You may have heard of the phrase “the tender years doctrine”. This has to do with custody cases. The tender years doctrine was an approach to custody cases in which courts held that a young child (usually under age 7) was best raised by his or her mother, unless an obvious issue made the mother unfit. The idea was that young children are so fragile and need careful parenting, which could only be provided by a mother who was seen as the most nurturing and sensitive parent. For many years, courts simply routinely gave custody to mothers without much discussion or investigation. The result of this was that many children lost out on meaningful time with their fathers. Some children were placed with mothers who may have been unfit, or unable to provide the care the child needed. The approach was often discriminatory.
In New Jersey, custody is first and foremost decided by considering what is in the best interest of the child. The best interest analysis is very detailed and considers things such as the child’s needs, home stability, history of domestic violence, the fitness of the parents, how much time the parents each spent with the child previously, and much more. Additionally, under the current statute, parents are initially viewed as being on equal footing at the outset of the custody proceeding. In fact, the trend in the State of New Jersey in recent years has been exactly that- a move towards expanded parenting time for the parent of alternate residence.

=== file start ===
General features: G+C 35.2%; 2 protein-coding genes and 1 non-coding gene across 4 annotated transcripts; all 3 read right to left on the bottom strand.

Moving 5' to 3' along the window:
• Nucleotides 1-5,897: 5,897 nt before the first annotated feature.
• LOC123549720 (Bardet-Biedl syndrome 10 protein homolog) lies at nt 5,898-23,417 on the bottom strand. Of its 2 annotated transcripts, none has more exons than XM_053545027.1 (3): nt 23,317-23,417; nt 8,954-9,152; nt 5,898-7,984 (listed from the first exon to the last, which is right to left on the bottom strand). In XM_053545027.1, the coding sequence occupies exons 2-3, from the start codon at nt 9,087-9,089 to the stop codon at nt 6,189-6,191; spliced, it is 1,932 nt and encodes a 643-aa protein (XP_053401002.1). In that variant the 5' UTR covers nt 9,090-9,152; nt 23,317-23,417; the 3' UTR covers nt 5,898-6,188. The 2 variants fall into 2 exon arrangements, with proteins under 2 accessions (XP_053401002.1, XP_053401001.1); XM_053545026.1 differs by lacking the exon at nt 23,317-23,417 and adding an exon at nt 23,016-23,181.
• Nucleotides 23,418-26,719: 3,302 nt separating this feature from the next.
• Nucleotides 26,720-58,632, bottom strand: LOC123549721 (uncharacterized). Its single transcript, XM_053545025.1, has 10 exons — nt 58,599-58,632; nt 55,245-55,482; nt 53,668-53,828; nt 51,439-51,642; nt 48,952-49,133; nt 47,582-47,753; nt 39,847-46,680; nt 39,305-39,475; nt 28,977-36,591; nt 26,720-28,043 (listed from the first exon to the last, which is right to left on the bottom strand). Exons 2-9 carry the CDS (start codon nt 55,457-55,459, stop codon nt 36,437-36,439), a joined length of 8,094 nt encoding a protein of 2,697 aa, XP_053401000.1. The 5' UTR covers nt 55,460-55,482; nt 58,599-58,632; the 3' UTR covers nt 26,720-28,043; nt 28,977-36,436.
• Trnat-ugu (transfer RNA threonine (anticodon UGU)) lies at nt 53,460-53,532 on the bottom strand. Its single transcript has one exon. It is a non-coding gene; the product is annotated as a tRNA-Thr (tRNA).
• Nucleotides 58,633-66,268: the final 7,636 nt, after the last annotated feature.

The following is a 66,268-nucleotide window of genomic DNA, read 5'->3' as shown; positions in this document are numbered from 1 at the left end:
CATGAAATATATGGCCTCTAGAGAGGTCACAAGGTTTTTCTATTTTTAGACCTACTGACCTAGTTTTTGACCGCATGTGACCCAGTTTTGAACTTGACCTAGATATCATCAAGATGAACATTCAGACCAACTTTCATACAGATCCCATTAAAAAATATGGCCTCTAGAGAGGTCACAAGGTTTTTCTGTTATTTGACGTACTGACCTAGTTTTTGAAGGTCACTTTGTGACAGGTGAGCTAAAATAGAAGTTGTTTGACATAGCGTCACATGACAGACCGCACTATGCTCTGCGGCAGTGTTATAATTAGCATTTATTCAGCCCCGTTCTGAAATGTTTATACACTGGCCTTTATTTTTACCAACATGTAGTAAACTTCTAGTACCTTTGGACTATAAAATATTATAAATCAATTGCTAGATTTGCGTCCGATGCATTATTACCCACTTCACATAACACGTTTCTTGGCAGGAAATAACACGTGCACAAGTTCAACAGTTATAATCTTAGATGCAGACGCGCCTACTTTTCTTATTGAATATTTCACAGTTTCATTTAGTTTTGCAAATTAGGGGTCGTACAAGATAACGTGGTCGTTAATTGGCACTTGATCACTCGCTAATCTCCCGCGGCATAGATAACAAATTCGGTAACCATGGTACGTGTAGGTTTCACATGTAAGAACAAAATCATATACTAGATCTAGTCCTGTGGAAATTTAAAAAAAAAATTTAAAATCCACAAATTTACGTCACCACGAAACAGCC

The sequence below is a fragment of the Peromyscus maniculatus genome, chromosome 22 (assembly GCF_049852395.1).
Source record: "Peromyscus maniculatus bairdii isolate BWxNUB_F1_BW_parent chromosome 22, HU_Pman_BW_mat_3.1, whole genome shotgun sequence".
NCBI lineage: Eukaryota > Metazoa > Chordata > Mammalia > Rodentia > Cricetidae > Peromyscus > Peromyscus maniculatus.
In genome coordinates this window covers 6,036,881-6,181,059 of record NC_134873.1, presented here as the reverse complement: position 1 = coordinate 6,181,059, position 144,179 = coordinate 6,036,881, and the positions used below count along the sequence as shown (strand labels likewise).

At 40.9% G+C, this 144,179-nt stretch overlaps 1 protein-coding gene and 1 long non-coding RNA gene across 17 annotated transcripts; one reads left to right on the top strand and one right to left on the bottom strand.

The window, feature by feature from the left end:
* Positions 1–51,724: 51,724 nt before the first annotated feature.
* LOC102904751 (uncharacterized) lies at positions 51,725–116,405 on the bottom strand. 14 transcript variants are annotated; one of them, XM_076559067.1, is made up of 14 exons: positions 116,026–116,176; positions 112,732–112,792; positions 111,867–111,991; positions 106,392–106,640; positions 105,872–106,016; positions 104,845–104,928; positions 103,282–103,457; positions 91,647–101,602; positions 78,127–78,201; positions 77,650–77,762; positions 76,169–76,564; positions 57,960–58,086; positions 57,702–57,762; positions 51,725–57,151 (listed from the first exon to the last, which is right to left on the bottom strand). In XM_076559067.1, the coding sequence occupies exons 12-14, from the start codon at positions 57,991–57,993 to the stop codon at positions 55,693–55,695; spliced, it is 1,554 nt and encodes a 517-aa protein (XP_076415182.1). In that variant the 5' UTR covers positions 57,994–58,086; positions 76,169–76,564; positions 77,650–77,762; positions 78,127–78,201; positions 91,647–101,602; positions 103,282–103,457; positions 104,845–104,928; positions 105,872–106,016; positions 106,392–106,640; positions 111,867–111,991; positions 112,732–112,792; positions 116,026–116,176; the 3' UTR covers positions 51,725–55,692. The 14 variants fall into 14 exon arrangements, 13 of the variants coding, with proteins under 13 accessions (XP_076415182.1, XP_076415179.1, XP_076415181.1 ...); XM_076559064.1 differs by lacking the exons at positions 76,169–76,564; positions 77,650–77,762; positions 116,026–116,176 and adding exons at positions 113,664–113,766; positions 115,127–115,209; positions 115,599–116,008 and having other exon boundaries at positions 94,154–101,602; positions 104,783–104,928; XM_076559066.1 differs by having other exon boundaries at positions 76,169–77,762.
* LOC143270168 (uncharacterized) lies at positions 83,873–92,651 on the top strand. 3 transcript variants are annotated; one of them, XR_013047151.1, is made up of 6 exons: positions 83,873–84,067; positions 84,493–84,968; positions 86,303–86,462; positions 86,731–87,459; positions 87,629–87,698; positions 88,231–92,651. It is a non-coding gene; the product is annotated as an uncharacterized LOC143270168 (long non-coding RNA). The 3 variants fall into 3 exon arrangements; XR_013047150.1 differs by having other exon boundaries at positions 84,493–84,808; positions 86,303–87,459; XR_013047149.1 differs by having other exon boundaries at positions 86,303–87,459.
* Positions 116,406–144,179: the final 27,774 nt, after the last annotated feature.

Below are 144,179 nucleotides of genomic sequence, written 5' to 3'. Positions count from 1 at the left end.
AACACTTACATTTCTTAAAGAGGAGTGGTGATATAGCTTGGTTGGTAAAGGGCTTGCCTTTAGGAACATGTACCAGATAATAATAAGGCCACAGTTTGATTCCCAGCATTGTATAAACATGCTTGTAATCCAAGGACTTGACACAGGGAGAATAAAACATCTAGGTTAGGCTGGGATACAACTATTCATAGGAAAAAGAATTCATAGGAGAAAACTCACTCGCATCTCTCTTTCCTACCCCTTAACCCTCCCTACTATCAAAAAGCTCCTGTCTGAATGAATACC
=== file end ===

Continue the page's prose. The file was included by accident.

This is true even in cases where the child in question is very young. In January 2017 the Appellate Division upheld a trial court’s decision that the parents of an 11 month old should share 50/50 custody in the unreported case Fisher v. Szczygloski. The court considered the stability of the parties and the fact that they had lived together for the first 4 months of the child’s life. The judge also addressed the fact that the mother continued to breastfeed the child. He did not believe this should outweigh the father’s right to time with his son. The trial court decided that the parents were both fit and that both parents should be entitled to equal time with the child during what he termed the formative bonding years. The Appellate Division agreed with the trial court’s analysis.
Due to this trend away from the tender years doctrine, more and more parents are entering into agreements wherein they share custody of the children. This does not always mean that the parents are agreeing to 50/50 schedules, which generally are only truly workable if the circumstances support it. For example, it often requires that the parties live close to one another and are able to communicate and cooperate with one another. However, given this trend, the old “standard” parenting time schedule of alternating weekends with Dad is more or less a plan of the past. Even if a case proceeds to trial, if the party fighting an expanded schedule cannot demonstrate that the other parent is unfit to have additional parenting time, it is unlikely a trial court judge will restrict that party’s time to such a limited period.
There is no automatic right to custody for either parent, and the court must hear evidence about each parent before deciding a custody case. Both parents have equal rights to seek custody, even sole custody, of their child. The attorneys at DeTorres & DeGeorge have years of experience in resolving custody disputes, whether by settlement or proceeding to trial. If you have questions or concerns regarding custody and parenting time with your children, call us today at 908-284-6005 or 973-264-4100.